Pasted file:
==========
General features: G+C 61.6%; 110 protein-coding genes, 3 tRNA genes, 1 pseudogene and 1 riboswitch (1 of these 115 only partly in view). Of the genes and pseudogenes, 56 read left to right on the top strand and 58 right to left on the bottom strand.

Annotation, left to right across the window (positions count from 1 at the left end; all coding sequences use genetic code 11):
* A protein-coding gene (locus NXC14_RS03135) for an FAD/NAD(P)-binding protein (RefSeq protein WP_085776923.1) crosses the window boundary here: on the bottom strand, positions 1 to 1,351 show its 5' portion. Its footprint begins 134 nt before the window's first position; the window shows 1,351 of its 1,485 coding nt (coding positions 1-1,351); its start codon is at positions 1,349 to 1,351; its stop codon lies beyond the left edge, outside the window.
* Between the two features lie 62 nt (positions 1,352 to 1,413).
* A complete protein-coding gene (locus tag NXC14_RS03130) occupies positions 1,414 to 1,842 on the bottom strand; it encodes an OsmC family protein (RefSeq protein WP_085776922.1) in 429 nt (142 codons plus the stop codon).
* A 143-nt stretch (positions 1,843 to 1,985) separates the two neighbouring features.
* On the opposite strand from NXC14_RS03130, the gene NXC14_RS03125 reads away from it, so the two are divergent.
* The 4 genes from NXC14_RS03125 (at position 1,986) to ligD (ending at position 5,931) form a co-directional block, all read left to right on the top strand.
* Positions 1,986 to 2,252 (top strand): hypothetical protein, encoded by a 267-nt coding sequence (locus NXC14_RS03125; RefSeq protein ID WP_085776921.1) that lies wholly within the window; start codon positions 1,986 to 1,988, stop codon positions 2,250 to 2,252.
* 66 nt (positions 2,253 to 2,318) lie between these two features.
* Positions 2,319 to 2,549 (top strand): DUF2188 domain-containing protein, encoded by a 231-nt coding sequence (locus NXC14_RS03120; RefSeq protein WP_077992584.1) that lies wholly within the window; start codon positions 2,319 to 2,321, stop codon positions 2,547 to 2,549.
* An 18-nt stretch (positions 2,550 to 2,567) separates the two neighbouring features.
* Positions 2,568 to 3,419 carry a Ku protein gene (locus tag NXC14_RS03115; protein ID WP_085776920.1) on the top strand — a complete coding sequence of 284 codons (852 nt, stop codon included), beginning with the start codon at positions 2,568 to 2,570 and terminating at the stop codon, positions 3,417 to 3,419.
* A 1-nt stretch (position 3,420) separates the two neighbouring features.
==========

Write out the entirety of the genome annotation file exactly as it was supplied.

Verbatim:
General features: G+C 61.6%; 110 protein-coding genes, 3 tRNA genes, 1 pseudogene and 1 riboswitch (1 of these 115 only partly in view). Of the genes and pseudogenes, 56 read left to right on the top strand and 58 right to left on the bottom strand.

Annotation, left to right across the window (positions count from 1 at the left end; all coding sequences use genetic code 11):
* A protein-coding gene (locus NXC14_RS03135) for an FAD/NAD(P)-binding protein (RefSeq protein WP_085776923.1) crosses the window boundary here: on the bottom strand, positions 1 to 1,351 show its 5' portion. Its footprint begins 134 nt before the window's first position; the window shows 1,351 of its 1,485 coding nt (coding positions 1-1,351); its start codon is at positions 1,349 to 1,351; its stop codon lies beyond the left edge, outside the window.
* Between the two features lie 62 nt (positions 1,352 to 1,413).
* A complete protein-coding gene (locus tag NXC14_RS03130) occupies positions 1,414 to 1,842 on the bottom strand; it encodes an OsmC family protein (RefSeq protein WP_085776922.1) in 429 nt (142 codons plus the stop codon).
* A 143-nt stretch (positions 1,843 to 1,985) separates the two neighbouring features.
* On the opposite strand from NXC14_RS03130, the gene NXC14_RS03125 reads away from it, so the two are divergent.
* The 4 genes from NXC14_RS03125 (at position 1,986) to ligD (ending at position 5,931) form a co-directional block, all read left to right on the top strand.
* Positions 1,986 to 2,252 (top strand): hypothetical protein, encoded by a 267-nt coding sequence (locus NXC14_RS03125; RefSeq protein ID WP_085776921.1) that lies wholly within the window; start codon positions 1,986 to 1,988, stop codon positions 2,250 to 2,252.
* 66 nt (positions 2,253 to 2,318) lie between these two features.
* Positions 2,319 to 2,549 (top strand): DUF2188 domain-containing protein, encoded by a 231-nt coding sequence (locus NXC14_RS03120; RefSeq protein WP_077992584.1) that lies wholly within the window; start codon positions 2,319 to 2,321, stop codon positions 2,547 to 2,549.
* An 18-nt stretch (positions 2,550 to 2,567) separates the two neighbouring features.
* Positions 2,568 to 3,419 carry a Ku protein gene (locus tag NXC14_RS03115; protein ID WP_085776920.1) on the top strand — a complete coding sequence of 284 codons (852 nt, stop codon included), beginning with the start codon at positions 2,568 to 2,570 and terminating at the stop codon, positions 3,417 to 3,419.
* A 1-nt stretch (position 3,420) separates the two neighbouring features.